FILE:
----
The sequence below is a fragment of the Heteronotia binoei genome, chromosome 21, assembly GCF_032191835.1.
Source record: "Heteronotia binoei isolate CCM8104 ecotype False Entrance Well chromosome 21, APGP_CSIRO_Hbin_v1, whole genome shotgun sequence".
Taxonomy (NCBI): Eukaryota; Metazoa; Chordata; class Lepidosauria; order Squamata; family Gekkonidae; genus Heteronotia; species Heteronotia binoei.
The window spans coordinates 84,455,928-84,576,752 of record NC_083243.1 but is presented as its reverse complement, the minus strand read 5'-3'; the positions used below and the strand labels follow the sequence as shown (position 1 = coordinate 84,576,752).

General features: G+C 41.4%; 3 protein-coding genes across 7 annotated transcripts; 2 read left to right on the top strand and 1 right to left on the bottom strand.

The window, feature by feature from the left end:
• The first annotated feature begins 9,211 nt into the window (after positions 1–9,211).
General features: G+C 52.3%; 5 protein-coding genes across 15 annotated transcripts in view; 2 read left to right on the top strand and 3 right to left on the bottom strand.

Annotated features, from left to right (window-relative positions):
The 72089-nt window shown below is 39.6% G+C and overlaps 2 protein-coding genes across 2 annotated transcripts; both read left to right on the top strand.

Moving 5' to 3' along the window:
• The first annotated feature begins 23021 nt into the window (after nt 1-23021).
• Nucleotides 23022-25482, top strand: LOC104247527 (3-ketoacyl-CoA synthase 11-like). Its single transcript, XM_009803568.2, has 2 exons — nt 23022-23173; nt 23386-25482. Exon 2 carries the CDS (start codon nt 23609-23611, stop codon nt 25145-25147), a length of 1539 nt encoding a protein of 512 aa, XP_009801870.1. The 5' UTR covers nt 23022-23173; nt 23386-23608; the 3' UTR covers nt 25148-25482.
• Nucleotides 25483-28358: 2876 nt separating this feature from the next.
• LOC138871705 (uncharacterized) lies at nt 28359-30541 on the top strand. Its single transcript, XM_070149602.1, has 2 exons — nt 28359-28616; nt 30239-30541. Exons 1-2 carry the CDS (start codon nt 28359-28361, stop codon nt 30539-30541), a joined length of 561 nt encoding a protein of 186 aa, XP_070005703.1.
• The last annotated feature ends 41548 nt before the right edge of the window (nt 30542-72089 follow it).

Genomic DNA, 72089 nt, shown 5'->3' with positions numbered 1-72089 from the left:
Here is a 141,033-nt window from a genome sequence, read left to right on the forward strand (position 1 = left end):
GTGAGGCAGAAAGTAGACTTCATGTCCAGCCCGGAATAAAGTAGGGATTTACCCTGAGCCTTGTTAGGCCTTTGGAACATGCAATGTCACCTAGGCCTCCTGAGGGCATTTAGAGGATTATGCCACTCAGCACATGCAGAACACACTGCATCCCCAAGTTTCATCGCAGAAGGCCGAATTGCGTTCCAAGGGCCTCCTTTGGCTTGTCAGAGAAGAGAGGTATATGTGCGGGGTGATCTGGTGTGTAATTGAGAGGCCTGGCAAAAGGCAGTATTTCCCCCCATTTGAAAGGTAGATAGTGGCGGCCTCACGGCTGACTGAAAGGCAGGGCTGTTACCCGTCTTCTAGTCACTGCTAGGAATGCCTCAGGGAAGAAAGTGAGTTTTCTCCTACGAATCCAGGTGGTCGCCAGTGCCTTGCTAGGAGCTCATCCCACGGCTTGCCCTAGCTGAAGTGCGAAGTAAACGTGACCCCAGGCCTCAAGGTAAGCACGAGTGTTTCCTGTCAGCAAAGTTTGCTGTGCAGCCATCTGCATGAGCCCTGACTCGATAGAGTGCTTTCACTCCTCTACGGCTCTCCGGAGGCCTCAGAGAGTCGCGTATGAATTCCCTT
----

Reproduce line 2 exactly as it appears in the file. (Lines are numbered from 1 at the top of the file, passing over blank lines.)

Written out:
Source record: "Heteronotia binoei isolate CCM8104 ecotype False Entrance Well chromosome 21, APGP_CSIRO_Hbin_v1, whole genome shotgun sequence".